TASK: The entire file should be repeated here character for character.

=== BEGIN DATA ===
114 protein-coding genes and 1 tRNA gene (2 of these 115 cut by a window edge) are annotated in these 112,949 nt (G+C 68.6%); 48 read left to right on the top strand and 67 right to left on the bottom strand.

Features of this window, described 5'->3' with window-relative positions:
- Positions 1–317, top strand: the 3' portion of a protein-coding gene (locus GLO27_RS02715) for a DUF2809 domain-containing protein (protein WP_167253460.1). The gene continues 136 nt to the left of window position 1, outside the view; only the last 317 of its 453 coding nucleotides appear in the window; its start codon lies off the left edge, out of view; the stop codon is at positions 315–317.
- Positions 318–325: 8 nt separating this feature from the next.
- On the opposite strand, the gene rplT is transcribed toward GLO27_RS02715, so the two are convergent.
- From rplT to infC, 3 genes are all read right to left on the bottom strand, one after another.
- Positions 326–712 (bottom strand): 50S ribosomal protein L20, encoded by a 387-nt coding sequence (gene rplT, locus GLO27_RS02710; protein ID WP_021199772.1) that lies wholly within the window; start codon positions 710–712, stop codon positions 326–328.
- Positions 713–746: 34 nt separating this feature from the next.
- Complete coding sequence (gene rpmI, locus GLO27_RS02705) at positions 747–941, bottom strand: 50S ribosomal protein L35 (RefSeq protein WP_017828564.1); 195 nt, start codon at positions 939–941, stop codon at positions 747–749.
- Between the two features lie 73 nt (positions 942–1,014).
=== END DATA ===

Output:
114 protein-coding genes and 1 tRNA gene (2 of these 115 cut by a window edge) are annotated in these 112,949 nt (G+C 68.6%); 48 read left to right on the top strand and 67 right to left on the bottom strand.

Features of this window, described 5'->3' with window-relative positions:
- Positions 1–317, top strand: the 3' portion of a protein-coding gene (locus GLO27_RS02715) for a DUF2809 domain-containing protein (protein WP_167253460.1). The gene continues 136 nt to the left of window position 1, outside the view; only the last 317 of its 453 coding nucleotides appear in the window; its start codon lies off the left edge, out of view; the stop codon is at positions 315–317.
- Positions 318–325: 8 nt separating this feature from the next.
- On the opposite strand, the gene rplT is transcribed toward GLO27_RS02715, so the two are convergent.
- From rplT to infC, 3 genes are all read right to left on the bottom strand, one after another.
- Positions 326–712 (bottom strand): 50S ribosomal protein L20, encoded by a 387-nt coding sequence (gene rplT, locus GLO27_RS02710; protein ID WP_021199772.1) that lies wholly within the window; start codon positions 710–712, stop codon positions 326–328.
- Positions 713–746: 34 nt separating this feature from the next.
- Complete coding sequence (gene rpmI, locus GLO27_RS02705) at positions 747–941, bottom strand: 50S ribosomal protein L35 (RefSeq protein WP_017828564.1); 195 nt, start codon at positions 939–941, stop codon at positions 747–749.
- Between the two features lie 73 nt (positions 942–1,014).